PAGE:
Monday, October 20, 2014
These lovely companions of the fall and winter night sky are back, the Seven Sisters of mythology, the star cluster of astronomy.
Note: Parts of Wingra Park are dark for a city park, but the sky isn't very dark by astronomical standards. All things considered, I'm pleased with the result I got after freezing my fingers and fumbling around a lot in the dark and making a dumb mistake by leaving negative exposure comp on from another shoot, especially since I was using a compact camera.
Sunday, October 19, 2014
Friday, October 17, 2014
Like most people who came to digital photography after years of shooting film, I have a lot off stuff sitting around that's not digital -- black and white negatives, color slides, and color negatives. How to convert them has always been a thorny issue for me. The easiest way is to scan prints, but I never made all that many enlargements, and the prints I have are too small to create a really good file. (I've rephotographed some of my old drugstore prints and it works pretty well, but that's strictly a low-res option, only useful for screen resolution on a computer.)
Scanning slides and negs is problematic. Scanning film and slides on a flatbed scanner is better than it used to be, but it's time-consuming and still doesn't give great high-res files. Film scanners made to do the job can do it, alright -- but they're expensive, and I never could justify the expense for my old photos, most of which I just don't like that much anymore. (It would be different if I planned to shoot a lot of film in the future, but that's not likely, although I really respect the people who do. Me, I'm too impatient.) So what to do?
I solved my problem with the Opteka Slide Duplicator -- $29.95 at Amazon. And with it I can get better digital copies than most flatbed scanners produce, comparable to the results of a film scanner at a medium resolution setting. You can get them for most digital SLRs and a few compacts. (Note: This particular model doesn't seem to be made anymore, but last time I looked, there were others out there for just a little more money.)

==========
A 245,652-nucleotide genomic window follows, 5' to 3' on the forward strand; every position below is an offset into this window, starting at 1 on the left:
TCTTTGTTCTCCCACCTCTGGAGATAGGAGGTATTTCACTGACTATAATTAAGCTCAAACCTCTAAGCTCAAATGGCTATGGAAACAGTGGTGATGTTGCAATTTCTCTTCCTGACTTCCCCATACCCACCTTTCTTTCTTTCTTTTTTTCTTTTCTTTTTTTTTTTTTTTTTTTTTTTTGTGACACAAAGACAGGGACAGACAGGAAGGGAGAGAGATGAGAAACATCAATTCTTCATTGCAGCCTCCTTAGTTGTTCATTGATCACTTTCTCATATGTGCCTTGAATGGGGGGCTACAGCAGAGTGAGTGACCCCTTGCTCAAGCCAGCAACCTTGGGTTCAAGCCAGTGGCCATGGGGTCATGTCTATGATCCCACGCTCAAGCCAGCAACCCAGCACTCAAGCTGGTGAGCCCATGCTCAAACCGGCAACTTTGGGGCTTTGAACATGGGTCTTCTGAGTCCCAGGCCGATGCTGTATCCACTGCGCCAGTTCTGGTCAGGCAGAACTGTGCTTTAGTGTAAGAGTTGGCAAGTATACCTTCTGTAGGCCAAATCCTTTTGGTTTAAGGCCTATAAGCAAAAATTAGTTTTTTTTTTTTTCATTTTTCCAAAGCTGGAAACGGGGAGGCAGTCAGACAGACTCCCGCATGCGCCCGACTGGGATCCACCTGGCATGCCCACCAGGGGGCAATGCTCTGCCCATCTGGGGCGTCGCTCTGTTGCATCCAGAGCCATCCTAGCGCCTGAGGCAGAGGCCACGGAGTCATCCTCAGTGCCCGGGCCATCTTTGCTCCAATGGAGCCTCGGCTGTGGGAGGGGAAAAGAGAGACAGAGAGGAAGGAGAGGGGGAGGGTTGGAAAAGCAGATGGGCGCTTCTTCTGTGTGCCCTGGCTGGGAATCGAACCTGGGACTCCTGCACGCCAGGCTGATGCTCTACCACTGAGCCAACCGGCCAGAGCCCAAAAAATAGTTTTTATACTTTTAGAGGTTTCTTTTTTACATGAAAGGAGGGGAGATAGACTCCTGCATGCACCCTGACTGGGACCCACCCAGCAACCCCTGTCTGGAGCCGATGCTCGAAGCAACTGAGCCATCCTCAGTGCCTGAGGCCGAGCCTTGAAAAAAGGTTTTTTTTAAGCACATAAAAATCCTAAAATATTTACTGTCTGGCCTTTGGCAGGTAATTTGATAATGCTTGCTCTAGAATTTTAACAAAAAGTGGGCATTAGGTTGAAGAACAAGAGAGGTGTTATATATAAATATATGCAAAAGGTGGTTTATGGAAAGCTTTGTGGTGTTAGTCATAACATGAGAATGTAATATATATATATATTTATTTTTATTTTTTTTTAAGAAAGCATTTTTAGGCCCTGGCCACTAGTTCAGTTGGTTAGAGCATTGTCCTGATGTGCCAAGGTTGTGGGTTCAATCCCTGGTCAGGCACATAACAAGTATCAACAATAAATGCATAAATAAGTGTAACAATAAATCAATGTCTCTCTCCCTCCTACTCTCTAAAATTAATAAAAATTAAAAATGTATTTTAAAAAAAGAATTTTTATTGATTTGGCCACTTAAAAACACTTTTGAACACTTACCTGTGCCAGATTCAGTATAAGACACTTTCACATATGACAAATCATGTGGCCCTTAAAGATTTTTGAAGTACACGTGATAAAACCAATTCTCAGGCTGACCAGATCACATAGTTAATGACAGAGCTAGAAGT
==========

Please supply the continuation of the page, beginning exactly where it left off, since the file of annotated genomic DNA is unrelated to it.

Yes, it's a plain old slide copier with a 52mm thread that screws into many of my Nikon lenses, including the tack-sharp 50mm f/1.8, which seems to work best. It has a built-in closeup lens, a tube that holds a slide at the appropriate distance (there's an attachment for holding negs, too -- and, surprise, it also works pretty well).
Slides are the easiest. They slip right into the holder from the top. You'll need to manually focus. It's a good idea to stop down to about f/11 for the extra depth of field needed to keep the entire (slightly curved) slide in place. Aim at any neutral light source and set your white balance on auto. Crop and tweak in any photo editing program, and there you are. This digital copy, which I took in Times Square in 1976, looks better than the slide, since I could make minor adjustments that weren't possible on the original.